Today’s card is the Yew, also known as Taxus baccata in scientific terms. The Yew is associated with Perseverance and it is connected with many tales of doomed love in which the lovers’ perseverance is able to unite them, sometimes even after death. The story of Tristan’s and Isolde is such a tale. From the Arthurian mythos, these two lovers were destined to never be together because Isolde was married to the King of Cornwall. Most of their time was spent finding ways in which to meet in secret so they could satisfy their unrequited love. In the end, both lovers die tragically and they are laid to rest on either side of the main sanctuary in the chapel of Tintagel Castle. From their graves sprung two yew trees which King Mark repeatedly cut down but they grew back each time until, at last, he yielded to the power of love beyond death. The yews swiftly grew then to the height of the roof and arched over, and are entwined with each other forever.
This tree has a darker side as well. Known in Ireland as the ‘Renown of Banbha’, the yew was sacred to the death aspect of the triple Goddesses of war, Banbha, Fodhla, and Eire, who lends her name to Ireland itself. In the classical world the yew is associated with the goddess Hecate, the crone aspect of the Roman pantheon to whom black bulls were sacrificed wreathed in yew garlands at the festival of Saturnalia in the hopes that they would be blessed with an easy winter. In Macbeth, the witches are stirring a cauldron which contains ‘slips of yew, silver’d in the moon’s eclipse’, as Shakespeare’s say of recognizing this. The cauldron is, of course, a symbol of the womb and the tomb, the midnight of our lives when our physical being is laid back into the Mother from whom we all are born.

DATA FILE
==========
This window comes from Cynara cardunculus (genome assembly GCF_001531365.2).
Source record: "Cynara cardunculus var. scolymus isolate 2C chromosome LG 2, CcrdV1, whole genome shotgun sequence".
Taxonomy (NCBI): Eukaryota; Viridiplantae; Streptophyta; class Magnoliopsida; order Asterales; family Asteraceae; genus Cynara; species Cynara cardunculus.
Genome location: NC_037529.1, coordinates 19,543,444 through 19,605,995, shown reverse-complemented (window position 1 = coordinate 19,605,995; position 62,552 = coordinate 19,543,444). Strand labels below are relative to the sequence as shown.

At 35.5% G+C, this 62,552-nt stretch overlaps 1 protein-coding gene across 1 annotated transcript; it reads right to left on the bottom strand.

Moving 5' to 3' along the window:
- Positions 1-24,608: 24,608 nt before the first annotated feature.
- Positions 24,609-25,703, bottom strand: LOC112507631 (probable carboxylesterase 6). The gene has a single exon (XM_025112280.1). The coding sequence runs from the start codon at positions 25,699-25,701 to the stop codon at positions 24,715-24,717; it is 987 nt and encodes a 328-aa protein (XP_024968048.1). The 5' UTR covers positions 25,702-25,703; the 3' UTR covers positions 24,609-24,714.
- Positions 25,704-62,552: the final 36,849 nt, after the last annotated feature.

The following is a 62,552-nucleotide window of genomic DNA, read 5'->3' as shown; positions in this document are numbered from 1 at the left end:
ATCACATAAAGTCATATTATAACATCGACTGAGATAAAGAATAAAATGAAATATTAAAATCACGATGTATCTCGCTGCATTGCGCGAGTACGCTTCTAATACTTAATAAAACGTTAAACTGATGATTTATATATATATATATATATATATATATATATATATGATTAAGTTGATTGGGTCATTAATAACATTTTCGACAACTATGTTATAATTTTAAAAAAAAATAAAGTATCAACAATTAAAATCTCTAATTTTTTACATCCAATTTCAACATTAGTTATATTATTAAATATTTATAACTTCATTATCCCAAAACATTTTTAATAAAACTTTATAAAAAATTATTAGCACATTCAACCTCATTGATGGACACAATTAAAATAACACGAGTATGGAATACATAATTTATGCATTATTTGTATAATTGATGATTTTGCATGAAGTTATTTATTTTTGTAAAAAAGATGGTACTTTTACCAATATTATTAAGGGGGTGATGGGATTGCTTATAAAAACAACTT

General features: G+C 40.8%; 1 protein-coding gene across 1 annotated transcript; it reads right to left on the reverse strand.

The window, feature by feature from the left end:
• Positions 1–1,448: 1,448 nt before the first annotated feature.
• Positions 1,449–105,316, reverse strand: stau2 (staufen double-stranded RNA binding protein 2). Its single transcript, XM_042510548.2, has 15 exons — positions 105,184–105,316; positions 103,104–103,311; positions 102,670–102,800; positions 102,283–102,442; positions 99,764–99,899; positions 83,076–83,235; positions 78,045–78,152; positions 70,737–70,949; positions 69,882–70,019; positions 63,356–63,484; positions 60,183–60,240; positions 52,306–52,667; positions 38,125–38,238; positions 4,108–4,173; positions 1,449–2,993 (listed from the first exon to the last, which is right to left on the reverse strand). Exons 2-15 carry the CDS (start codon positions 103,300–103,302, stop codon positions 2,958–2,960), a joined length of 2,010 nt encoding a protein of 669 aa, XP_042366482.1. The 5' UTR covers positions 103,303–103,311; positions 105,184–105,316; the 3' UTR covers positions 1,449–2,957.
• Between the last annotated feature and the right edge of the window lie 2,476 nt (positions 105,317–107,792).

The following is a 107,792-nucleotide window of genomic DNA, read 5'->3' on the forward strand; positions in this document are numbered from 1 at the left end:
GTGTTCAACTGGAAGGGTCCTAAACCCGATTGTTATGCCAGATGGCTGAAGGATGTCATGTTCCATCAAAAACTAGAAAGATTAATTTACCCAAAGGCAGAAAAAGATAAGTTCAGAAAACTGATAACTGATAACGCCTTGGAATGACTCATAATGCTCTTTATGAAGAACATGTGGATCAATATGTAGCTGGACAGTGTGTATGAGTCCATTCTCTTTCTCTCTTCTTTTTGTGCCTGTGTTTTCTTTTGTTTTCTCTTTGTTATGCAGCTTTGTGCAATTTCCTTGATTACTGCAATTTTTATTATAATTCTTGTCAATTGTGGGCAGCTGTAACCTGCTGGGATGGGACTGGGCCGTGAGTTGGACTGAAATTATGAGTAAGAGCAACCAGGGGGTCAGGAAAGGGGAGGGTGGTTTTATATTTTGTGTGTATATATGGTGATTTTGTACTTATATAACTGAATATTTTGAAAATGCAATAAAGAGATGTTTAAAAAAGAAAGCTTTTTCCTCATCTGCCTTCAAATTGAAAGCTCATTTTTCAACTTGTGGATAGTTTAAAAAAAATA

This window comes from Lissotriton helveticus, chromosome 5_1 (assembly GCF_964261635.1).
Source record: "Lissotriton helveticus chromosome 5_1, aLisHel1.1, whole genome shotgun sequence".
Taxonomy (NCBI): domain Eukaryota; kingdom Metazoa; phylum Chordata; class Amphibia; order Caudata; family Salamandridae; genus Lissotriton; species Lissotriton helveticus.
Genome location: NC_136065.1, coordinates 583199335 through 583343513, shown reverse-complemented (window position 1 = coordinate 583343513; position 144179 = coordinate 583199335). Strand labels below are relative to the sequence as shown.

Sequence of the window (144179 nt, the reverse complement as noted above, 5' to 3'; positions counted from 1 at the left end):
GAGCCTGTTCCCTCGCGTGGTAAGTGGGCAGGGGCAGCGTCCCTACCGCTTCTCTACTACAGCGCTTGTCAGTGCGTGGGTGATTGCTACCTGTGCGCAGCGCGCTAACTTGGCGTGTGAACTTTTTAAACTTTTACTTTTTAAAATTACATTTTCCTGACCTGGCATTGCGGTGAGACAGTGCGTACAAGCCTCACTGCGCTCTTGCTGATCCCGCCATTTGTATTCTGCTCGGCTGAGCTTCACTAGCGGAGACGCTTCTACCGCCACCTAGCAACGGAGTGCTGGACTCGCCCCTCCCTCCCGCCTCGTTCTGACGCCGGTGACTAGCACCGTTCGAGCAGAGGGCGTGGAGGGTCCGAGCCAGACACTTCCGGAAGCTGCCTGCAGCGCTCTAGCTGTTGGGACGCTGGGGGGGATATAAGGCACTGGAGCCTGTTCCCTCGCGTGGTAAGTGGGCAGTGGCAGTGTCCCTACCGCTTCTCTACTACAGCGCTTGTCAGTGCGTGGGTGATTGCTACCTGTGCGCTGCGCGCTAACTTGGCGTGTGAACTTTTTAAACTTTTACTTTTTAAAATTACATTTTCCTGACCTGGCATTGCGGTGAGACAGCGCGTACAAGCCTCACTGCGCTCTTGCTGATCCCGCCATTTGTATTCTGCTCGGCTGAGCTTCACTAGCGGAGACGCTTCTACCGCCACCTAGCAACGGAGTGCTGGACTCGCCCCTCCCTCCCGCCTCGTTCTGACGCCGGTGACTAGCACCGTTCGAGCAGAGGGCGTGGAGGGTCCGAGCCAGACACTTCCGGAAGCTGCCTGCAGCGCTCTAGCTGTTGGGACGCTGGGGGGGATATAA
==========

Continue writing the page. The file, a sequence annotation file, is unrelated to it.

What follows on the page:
Yews are also a symbol of resurrection and eternal life as well for that which is dead is born again in the cycle of life, death, and rebirth. The Christian church took over this belief and began to sew yew sprigs into the shrouds of dead people to speed their passing into heaven. For this reason, the tree is still planted in some church yard to this day. This also harkens back to the day when longbows were made from yew with goose feather flights. These arrows and the archers who flew them, were the heart of the British army, so mush so that the old saying goes, “England were but a fling, but for the yew and the grey goose wing’. These ancient soldiers would gather in the courtyards of the local church for the pre-battle blessing before riding off to war and the yew was thought to have the ability to allow them to transcend life and death.
The Ogam for this tree is Idho which translates to ‘oldest tree’ and is considered linked with wisdom as well. By linking this meaning with that of perseverance, the creators of the Ogam recognizing the enduring qualities of both. Therefore, the perseverance of the yew is that of all life, which continues in the face of overwhelming odds and not only survives but grows stronger because of it. This tree speaks to us of the transformation and transcendence that occurs after death. However, this is not fortelling our physical death. This card speaks to us of the end of a way of life, of being or seeing, of doing ‘the same old thing’. This card is asking us to rebirth into a new life, but it will take more than the determination to change, which is a feeling but not an action. The perseverance required to achieve such change is an action. The Green Man Wisdom here, ‘Perseverance Leads to Achievement’ tells us that we can achieve what we desire is we continue to persevere along the way.
May you merge with the yew at this time, bringing wisdom and strength to play as you navigate your bright new future! Blessed Be!